Pride hide our sins from us. Pride leads to the dark and damp place in our souls in which sin grows like mold and mildew. Confession is the God's ultraviolate light shining on the mold and bringing it to nothingness. I urge you to make a private confession at least once during this Lent.

Phil Snyder

Monday, March 02, 2009

Deadly Sins - Anger

For the next few days, I plan to discuss each of the Seven Deadly Sins. Because it is first in the list below, I will start with Anger. Note, for each of these sins, I will use, as a base, the Examination of Conscience found in Saint Augustine's Prayer Book (revised edition, 1967). That is the best resource I've found for an examination of conscience.

Many people confuse the sin of Anger with emotional anger and they make two mistakes. The first (and probably the most common) is to dismiss the sin of Anger by saying that you are simply experiencing the emotion and, after all, Jesus got angry and drove the money changers out of the temple. The second mistake is to refuse the emotion of anger and not deal with the causes - whether they are external or internal. This can cause significant emotional harm if done for some length of time. A person will often hide or swallow or ignore the anger and let it build until he lashes out at something rather minor - say getting cut off in traffic or having someone else take the parking spot you were waiting for first.

The sin of Anger is self-focused. It is open rebellion against God or other persons in order to remove obstacles (real or imagined) that come between our selves and our wills. It retaliates to any threat to our security, avenges insults and seeks redress of wrongs - normally in our favor.

There are different types of anger. Resentment is the refusal to discern, accept, or fulfill God's vocation for you. Resentment leads to dissatisfaction with your God-given talents, opportunities, or abilities. It can lead to unwillingness to face up to difficulties or sacrifices required by God to fulfill your vocation. Resentment leads to transferring blame to God, our parents, or families, our bosses or anyone else for the reasons behind our failures. Resentment shows itself in cynicism, profanity, grumbling and a desire to escape from reality.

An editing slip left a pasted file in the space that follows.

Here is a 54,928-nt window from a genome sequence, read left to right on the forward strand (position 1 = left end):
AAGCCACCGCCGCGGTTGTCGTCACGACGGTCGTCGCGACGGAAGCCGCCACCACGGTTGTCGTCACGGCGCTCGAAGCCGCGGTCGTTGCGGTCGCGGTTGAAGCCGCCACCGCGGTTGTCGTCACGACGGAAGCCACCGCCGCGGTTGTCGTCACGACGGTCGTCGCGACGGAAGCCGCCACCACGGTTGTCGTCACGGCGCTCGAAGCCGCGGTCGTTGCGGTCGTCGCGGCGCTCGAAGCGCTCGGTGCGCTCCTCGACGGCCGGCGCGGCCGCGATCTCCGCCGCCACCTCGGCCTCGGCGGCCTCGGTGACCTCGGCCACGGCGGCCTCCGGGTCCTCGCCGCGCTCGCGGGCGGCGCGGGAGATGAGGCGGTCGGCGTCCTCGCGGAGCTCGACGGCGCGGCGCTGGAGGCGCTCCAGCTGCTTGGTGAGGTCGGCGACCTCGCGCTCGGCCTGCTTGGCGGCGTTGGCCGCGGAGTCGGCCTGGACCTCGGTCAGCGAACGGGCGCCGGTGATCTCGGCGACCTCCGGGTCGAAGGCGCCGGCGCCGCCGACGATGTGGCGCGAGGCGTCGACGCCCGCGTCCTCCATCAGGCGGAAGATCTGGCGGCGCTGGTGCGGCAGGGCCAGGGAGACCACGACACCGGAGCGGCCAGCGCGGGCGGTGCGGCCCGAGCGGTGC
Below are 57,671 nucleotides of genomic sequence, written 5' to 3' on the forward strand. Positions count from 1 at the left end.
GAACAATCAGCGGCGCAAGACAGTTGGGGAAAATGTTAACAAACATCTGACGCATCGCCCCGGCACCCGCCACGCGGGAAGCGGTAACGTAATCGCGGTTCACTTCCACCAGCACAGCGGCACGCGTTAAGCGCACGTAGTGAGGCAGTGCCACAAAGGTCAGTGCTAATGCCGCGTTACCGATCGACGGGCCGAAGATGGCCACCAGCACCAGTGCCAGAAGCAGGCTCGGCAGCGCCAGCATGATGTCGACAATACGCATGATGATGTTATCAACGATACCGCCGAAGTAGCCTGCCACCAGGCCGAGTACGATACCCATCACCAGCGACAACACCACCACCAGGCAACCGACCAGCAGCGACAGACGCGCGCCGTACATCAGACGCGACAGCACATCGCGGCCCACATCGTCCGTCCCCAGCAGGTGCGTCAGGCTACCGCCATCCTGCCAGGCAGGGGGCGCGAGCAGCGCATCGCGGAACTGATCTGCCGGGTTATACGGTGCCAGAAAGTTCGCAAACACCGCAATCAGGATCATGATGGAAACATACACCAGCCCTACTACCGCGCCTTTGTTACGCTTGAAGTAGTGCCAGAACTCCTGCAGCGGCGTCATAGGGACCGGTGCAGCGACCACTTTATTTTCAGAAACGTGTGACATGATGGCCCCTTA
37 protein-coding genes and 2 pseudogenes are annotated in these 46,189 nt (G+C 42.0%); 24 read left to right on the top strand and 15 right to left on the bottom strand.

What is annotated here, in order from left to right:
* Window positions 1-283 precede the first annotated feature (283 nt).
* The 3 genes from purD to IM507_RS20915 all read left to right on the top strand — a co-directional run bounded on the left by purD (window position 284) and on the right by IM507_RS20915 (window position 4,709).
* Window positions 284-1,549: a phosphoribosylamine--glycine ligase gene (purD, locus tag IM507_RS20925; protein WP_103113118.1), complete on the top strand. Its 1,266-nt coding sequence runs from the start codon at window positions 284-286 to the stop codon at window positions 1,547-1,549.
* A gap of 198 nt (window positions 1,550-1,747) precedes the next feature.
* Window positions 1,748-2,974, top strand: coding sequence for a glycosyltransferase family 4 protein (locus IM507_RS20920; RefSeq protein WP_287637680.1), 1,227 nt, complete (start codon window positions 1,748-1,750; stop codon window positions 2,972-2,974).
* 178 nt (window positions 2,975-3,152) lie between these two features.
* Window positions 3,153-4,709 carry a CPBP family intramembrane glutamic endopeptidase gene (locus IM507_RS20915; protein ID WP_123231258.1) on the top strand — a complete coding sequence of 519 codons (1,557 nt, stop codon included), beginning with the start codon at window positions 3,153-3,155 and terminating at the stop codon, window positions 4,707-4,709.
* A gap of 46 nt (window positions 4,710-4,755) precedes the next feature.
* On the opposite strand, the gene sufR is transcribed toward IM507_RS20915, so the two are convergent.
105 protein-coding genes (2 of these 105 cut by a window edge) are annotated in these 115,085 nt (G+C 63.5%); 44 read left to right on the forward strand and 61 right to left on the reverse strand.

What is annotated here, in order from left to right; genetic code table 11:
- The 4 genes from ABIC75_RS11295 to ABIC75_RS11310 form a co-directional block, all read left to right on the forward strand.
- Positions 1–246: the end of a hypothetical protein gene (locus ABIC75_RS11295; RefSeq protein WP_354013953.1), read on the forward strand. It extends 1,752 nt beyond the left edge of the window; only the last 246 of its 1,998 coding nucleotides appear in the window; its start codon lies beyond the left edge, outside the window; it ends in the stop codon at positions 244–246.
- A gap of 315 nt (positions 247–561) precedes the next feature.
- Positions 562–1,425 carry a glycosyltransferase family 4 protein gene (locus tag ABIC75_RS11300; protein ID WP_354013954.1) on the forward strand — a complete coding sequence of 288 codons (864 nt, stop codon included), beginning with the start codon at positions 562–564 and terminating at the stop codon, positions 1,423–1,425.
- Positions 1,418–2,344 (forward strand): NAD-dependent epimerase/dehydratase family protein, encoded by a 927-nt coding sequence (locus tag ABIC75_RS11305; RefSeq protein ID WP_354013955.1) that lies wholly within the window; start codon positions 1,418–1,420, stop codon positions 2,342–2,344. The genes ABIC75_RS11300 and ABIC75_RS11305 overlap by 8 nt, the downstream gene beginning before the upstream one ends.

Pugnacity is an attack upon another in anger. It can be physical, emotional, or spiritual. Murder by desire (and remember, that saying "you fool" or "raca" is murder by desire) or deed. Striking another, cursing another, insulting another, or damaging an other's reputation by words and deeds. Arguing, bickering, contradicting others to get your own point across, being rude or snubbing others are all forms of pugnacity. It is more than just hitting another, it is the desire or will to cause harm to others. It can be shown in praying for the ill of another person - even when in the form of praying to help others. One of Satan's favorite tricks with pugnacity is to rub the salt of injuries into your wounds even when you are on your knees. Does this sound familiar to anyone but me? "Dear God, please help XXX see the error of his ways. Let him know how much he hurt me by betraying me and lying to me. Let him seek your forgiveness for his sins."

Another form of Anger is Retaliation. It is vengeance (actual or planned) for wrongs real or imagined. It is giving excessive punishment out of a desire to hurt, not discipline. Hostility, sullenness, and rash judgment. Refusal to forgive or to offer or accept reconciliation. Unwillingness to love your enemies, to seek their good or to pray for them. Retaliation shows itself in ostracising others and getting others to join you in cutting someone off from the group to make you feel better. Putting others down so you can feel better about yourself. Refusing to join in the groups activities simply because you did not get your way. Feeling superior to others.

Now, how can we tell if we are experiencing the emotion of anger or the sin of anger. Close and honest examination is required. Normally if you are angry at a slight you have experienced, you are moving into the sin area. If you are angry at the plight of others, they you are probably not sinning as much.

Anger is a natural (fallen nature, of course, but still natural) emotion. We experience it all the time. What do we do about it? How can we stop at the emotion and not move into the sin?

The key to diminishing our anger is forgiveness. Refusal to take offense at the slights (real or imagined) and forgiving others when they do offend us is the best defense. When I am working in prison and discussing forgiveness with the inmates (and even team members) I always say that forgiveness is the easiest and hardest thing we will ever do. We often don't want to forgive. But God commands us to forgive and we ask to be forgiven in the same way we forgive others. Can you imagine how much trouble we would be in if God answered the Lord's Prayer "Forgive us our trespasses as we forgive those who trespass against us" with "Yes, in the same way your forgive others, I will forgive you."

Forgiveness does not come naturally. It takes work and prayer. But it is also easy. All that God really requires us to do is say: "God, I am very angry at this person. I don't want to forgive him. But You ask me to and I want to be obedient to You. Please, Lord, help be to forgive. Help me to see XXX the same way you see him. Help me to love him as you love me."

During this period of Lent, make a list of all the people who make you angry. Write down their names. Then, pray the prayer above for each of them and offer them to God. Every day, ask for help in forgiving them. Ask God to take your anger and substitute His forgiveness and agape love.

Phil Snyder

The next sin - Pride (part 1)